The California Public Utilities Commission approved a new broadband promotion program at its meeting in San Francisco yesterday. Via the California Advanced Services Fund (CASF), the program will award grants for digital literacy training and community broadband access projects. Non-profit groups, schools, local governments and other not-for-profit organisations can compete for the $5 million initially available, with the first round of applications due on 31 August 2018.
There’s a fast lane – expedited review – for applications requesting grants of $100,000 or less, and that meet other specific requirements, such as serving a low income community and offering technical support. In addition, preference will also be given to projects that serve rural areas and/or people with “limited English proficiency” and “limited educational attainment”. Grants can pay for up to 85% of eligible project costs.
One knotty problem is evaluating the effectiveness of “broadband adoption” projects. Strictly speaking, adoption is a marketing metric, typically expressed as the percentage of people who buy a particular category of services or products. The obvious solution is to get subscriber data from Internet service providers, but that’s something that big ISPs, and particularly AT&T, do not want to do. They treat it as proprietary information. One possible work around is to sign non-disclosure agreements, and the CPUC will work on creating a standard one for grantees to use. But the CPUC isn’t requiring ISPs to participate, so it might not get very far.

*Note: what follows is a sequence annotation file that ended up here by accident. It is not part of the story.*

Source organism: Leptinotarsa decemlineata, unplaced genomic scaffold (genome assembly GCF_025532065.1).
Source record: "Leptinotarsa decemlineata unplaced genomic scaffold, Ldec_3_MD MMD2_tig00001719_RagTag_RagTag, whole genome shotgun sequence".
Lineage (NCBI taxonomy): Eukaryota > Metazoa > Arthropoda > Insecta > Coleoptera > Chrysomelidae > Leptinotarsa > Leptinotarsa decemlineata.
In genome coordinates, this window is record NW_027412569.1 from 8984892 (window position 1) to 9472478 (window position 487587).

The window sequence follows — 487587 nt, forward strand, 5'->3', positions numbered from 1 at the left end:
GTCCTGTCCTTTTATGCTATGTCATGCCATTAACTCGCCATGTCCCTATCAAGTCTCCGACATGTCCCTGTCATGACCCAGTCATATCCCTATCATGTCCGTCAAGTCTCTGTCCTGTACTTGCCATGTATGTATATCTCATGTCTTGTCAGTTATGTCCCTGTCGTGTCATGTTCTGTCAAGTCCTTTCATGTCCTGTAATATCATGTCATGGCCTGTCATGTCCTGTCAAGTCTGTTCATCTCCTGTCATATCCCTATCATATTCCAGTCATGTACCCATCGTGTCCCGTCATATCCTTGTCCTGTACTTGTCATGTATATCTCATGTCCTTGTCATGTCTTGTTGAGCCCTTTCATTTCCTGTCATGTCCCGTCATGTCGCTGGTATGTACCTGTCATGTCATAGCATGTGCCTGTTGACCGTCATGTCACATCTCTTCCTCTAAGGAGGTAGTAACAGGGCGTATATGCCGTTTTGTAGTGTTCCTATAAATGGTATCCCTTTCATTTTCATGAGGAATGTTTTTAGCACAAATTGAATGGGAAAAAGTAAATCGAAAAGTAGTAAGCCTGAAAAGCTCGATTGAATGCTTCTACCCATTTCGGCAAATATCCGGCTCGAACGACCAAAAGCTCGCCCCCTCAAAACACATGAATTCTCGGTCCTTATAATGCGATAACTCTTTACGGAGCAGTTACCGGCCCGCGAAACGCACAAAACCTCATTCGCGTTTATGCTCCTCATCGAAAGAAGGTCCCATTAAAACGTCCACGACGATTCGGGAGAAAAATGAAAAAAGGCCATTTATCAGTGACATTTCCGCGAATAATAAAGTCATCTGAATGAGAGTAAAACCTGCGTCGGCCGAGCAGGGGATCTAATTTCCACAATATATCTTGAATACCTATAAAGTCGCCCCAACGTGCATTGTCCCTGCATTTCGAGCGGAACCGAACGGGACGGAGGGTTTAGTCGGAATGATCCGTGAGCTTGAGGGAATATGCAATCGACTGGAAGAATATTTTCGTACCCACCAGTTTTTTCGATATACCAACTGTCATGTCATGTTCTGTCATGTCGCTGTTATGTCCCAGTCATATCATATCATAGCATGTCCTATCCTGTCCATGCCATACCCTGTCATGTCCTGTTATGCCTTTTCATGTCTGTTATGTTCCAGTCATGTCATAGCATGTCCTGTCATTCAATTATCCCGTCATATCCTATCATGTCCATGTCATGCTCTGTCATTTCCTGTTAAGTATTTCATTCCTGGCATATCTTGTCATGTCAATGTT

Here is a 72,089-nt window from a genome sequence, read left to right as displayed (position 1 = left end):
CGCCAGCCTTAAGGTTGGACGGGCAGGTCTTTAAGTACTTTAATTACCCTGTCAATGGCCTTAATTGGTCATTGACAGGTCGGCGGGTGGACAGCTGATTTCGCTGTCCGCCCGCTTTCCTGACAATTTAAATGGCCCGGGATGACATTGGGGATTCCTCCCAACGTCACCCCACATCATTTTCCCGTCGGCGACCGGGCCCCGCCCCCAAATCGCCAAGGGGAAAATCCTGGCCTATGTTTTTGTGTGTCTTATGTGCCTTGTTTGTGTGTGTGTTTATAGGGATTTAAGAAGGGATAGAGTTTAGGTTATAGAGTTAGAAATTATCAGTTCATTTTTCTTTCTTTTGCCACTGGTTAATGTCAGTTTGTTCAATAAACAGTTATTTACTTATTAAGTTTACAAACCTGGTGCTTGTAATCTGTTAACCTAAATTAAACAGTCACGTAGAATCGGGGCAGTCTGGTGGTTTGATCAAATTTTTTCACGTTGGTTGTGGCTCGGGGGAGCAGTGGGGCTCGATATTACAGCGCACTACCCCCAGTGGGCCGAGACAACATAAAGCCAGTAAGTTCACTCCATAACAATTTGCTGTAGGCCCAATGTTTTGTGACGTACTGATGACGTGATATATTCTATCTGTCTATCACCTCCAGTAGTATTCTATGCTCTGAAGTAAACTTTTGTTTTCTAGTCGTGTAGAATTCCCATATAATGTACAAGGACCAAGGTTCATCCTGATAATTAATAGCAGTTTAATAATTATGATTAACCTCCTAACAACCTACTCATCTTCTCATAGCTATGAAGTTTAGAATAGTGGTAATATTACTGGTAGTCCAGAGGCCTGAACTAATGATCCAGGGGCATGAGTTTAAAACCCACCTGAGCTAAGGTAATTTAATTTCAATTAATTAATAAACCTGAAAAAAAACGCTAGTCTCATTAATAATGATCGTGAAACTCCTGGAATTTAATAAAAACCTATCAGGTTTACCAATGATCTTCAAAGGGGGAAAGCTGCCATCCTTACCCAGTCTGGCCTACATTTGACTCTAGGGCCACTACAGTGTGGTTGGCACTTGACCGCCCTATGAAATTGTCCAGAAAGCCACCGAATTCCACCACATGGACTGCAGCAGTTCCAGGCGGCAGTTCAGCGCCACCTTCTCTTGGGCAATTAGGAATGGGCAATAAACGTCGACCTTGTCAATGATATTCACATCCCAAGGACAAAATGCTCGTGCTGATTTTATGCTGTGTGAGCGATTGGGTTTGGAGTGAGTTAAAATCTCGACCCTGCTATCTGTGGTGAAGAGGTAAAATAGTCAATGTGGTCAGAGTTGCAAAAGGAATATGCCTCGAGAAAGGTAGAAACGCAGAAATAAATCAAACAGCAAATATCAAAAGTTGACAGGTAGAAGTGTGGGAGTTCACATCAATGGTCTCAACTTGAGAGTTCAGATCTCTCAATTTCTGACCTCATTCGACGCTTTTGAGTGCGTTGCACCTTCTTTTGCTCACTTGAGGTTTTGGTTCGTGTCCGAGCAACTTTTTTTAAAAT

The commission also made relatively minor changes to its existing grant program for public housing communities. It didn’t change its standards, though. Unlike other CASF-funded infrastructure projects, which have to offer at least 10 Mbps download and 1 Mbps upload speeds, facilities in public housing only have to deliver 1.5 Mbps down, with no particular upload requirement.
The new adoption program – $20 million total – was created by the state legislature last year, when it turned the lion’s share of CASF – more than $300 million – into a piggy bank for AT&T and Frontier Communications. Those new rules are still under development at the CPUC, with a final version expected by the end of the year.